Theory: quality will become an excuse to avoid publishing if you let it.
It all began with a domain I’d purchased but never found a use for.
I was working my first full time designer job and loving every second of it.
But I knew I could be better at my job and I wanted to be better at my job. I just didn’t really know how.
Even though I was working 5 days a week 9-5 I wanted to get better quicker. I’ve always had a frustration with the slowness of life.
How could I get better...but quicker?
Well: there was something a lot of designers were doing around that time that I never saw any of them finish.
365 day challenges. A logo a day. A design a day. A piece of writing a day.
I suspect it may have started with Michael Beirut, as most things do. He gave his students an assignment to make something every day for 100 days.
At this time I was 18 and lacking discipline. I was a hard-worker but didn't do much in my spare time other than play video games and hang out with my girlfriend. My girlfriend was now at uni so I had some spare time.
This idea kept swirling around my head.
A thing a day for 365 days.
It was a big commitment.
But I had nothing else to do.
But it would be difficult.
But I wouldn't make it to the end.
But I could tell everyone on Twitter that I was doing it and then I couldn't fail.
But then I'd look even more silly when I did fail.
Like a teenager's Instagram feed, the buts were varied and plentiful.
I couldn't shake the idea.
A few months went by and I continued to crack on at work. By this point I'd seen lots of people start these 365 day projects and I wanted my piece.
I was sat at work one day and decided to ask my boss.
"Dave: do you fancy making an A4 poster every day for 365 days?"
"Ooo. Go on then."
I browsed those domains I'd never used again.
One stuck out at me with its randomness.
Novl Cuisine was born.
Publishing bad work
I spent the next 365 days publishing bad work.
Sure, there was occasional flashes of brilliance and some of my ideas still stand up now some 12 years later. But the vast majority of the work was bad.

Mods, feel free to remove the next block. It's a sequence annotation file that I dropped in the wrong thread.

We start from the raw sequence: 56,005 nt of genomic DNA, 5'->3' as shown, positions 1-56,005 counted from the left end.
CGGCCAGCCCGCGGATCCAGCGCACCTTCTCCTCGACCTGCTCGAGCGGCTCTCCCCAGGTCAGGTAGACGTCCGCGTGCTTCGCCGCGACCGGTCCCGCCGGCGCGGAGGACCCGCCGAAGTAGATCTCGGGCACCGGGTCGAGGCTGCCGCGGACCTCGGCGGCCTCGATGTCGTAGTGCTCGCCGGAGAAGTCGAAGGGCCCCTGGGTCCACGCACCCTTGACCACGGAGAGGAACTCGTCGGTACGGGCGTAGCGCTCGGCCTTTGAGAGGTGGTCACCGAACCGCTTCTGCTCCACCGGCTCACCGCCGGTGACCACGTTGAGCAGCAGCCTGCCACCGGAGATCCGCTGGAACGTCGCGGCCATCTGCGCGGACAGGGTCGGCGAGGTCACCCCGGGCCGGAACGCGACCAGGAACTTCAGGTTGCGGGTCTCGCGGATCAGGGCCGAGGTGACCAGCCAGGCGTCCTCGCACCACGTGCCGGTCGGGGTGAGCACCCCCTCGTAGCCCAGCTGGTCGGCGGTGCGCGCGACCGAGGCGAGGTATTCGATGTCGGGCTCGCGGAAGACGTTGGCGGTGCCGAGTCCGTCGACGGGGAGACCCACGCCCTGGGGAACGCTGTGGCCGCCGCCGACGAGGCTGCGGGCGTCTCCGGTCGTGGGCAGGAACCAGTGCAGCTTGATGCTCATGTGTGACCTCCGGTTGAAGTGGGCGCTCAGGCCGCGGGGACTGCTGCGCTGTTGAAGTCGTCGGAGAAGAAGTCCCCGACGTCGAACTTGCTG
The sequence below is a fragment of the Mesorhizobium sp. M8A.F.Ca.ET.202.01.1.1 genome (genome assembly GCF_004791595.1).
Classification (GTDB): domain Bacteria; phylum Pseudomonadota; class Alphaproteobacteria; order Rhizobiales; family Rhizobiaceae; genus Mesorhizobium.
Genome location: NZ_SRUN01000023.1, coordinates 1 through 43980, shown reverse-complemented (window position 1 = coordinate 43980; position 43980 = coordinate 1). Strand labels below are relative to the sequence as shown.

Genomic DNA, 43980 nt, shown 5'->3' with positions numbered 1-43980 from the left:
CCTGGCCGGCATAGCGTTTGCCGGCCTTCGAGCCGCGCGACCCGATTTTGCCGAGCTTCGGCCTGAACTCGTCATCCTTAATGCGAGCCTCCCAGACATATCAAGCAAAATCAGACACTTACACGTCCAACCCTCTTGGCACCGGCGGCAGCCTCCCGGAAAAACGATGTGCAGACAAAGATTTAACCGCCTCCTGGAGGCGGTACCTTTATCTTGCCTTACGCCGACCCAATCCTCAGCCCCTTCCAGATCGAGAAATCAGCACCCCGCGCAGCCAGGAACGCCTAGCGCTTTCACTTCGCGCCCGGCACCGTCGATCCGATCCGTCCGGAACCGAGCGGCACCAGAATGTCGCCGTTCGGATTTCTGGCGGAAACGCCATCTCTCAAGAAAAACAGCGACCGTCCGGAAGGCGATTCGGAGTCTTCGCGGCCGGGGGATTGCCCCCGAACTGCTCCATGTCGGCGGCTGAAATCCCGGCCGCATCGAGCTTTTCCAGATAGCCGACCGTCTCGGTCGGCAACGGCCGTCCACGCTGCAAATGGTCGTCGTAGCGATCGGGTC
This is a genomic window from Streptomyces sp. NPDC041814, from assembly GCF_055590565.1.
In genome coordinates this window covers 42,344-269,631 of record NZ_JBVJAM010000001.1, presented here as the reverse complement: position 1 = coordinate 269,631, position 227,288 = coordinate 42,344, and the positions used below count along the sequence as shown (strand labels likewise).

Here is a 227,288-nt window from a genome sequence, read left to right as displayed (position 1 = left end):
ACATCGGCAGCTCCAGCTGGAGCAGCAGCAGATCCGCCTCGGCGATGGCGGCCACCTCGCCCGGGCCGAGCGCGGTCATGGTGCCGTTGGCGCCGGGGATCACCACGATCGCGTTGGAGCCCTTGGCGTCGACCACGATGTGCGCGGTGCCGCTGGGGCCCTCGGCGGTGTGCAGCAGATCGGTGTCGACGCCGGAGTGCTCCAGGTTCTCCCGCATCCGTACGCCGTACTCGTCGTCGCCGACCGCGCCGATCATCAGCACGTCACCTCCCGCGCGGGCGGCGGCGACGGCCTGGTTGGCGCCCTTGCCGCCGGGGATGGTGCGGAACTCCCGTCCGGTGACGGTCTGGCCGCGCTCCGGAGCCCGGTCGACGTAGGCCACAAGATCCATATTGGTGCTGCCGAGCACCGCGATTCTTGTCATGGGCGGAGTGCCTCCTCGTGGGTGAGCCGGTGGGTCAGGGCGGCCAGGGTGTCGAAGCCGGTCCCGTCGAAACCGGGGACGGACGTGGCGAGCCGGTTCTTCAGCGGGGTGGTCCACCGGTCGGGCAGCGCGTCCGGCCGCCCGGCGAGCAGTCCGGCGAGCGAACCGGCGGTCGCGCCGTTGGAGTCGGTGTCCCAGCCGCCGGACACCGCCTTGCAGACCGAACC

You certainly wouldn't call it quality no matter how you define the word.
Most days I spent 1 hour to produce a bad poster.
But you know what happened?
365 bad reps lead to me discovering what "quality" meant.
I still remember reflecting on the challenge after 365 days and realising how much better I'd become.
As a designer. As a thinker. As an idea-generating machine.
I was quicker, better and more-rounded as a designer on every level of my being.
I felt like that scene in the first Matrix where Neo gets kung fu downloaded to his brain in a couple of seconds.
Quantity leads to quality. And you don't get quality without quantity.
It lead me to realise that quantity vs quality isn't even a discussion. It's the entirely wrong argument to have.
It isn't quality vs quantity.
You don't get to choose one. Quantity leads to quality. If you want to produce anything of quality you'll need to up the reps.
This is a conversation I've been having now for over a decade. The latest incarnation of it was with Charles on my podcast.
This doesn't just apply to publishing daily. This applies to everything.
Athletes. Actors. People with a craft.
They're all practicing daily. They might not be publishing daily but you can bet they're practicing.
An olympic athlete spends more time practicing than he does publishing—participating in the Olympic games. But he's practicing alright. He's preparing and improving his skills.
Quality is ego.
This idea of "quality" is just your ego talking. It's your ego saying "don't make a fool of yourself". It's your ego saying "the first thing you put out in public must be amazing".
Your obsession with quality will lead you to never publish anything.